Wednesday 18 Jul 2018 | 18:13 | SYDNEY
Wednesday 18 Jul 2018 | 18:13 | SYDNEY

Pauline Hanson from across the Tasman


Alex Oliver


31 March 2009 15:31

The (not) Pauline Hanson pictures caused quite a stir on both sides of the Tasman recently. On a visit to Wellington, several amused observers commented on La Hanson’s longevity and, ah, attraction. The impression of our trans-Tasman friends was that Pauline still wielded significant political sway, as evidenced by our media’s prurient interest in the latest controversy.

Seriously, though, what was surprising was the lingering impression among New Zealanders of Australia as a fundamentally racist society in which Hansonism still flourishes.  

From my side of the sea, her influence on Australian politics is reflected in successive election results:  48.6% of first preferences in Oxley in 1996; 36% in Blair in 1998 (which she lost); 0.86% in the Senate in 2001(another loss); and Beaudesert in the Queensland state elections on 21 March 2009 (21%).  She now promises to bow out. (Although she’s promised that before, as eloquently recounted in a 2004 Denton interview post jail, fraud charges quashed).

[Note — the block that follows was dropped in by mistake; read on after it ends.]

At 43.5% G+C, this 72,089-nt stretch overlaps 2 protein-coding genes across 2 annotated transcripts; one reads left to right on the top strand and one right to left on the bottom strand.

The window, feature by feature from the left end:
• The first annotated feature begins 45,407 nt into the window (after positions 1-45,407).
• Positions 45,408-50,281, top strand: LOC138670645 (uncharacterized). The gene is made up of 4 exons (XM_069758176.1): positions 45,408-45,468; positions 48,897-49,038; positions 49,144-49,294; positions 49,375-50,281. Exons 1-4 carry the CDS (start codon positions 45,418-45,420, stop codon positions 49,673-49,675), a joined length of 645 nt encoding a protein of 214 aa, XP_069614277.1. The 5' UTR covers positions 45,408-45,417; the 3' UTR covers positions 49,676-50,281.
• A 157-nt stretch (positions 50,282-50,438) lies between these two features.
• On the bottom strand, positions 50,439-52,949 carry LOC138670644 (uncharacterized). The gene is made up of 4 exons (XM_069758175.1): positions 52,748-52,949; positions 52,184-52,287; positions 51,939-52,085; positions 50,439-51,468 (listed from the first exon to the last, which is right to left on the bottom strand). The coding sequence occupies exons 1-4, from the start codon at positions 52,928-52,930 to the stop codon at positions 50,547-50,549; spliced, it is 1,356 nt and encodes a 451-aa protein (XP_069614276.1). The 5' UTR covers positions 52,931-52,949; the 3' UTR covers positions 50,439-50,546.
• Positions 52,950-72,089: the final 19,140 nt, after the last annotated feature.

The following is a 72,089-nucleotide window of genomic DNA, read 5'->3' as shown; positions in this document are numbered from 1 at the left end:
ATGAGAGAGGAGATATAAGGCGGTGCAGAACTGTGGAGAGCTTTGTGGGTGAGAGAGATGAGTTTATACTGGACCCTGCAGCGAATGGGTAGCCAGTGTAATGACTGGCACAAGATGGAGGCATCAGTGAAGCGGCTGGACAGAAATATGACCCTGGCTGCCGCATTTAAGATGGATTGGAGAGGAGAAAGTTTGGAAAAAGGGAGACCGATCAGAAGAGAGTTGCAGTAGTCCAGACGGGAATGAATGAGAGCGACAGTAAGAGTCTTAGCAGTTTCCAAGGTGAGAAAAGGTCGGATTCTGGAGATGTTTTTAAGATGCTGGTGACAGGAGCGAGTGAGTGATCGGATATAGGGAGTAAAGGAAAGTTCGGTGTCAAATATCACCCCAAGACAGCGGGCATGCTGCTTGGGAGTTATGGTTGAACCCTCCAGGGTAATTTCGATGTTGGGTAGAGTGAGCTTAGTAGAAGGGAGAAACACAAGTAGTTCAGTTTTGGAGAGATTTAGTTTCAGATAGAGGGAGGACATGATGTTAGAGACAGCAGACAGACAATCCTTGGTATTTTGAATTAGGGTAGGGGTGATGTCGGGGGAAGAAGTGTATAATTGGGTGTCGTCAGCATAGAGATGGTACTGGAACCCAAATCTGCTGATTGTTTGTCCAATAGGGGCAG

Here’s another way to track her demise/journey, whichever way you choose to look at it:

  • extract from maiden speech, 1996: 'I and most Australians want our immigration policy radically reviewed and that of multiculturalism abolished. I believe we are in danger of being swamped by Asians.'  
  • launch of campaign song 2007:  'Welcome everyone, no matter where you come from.'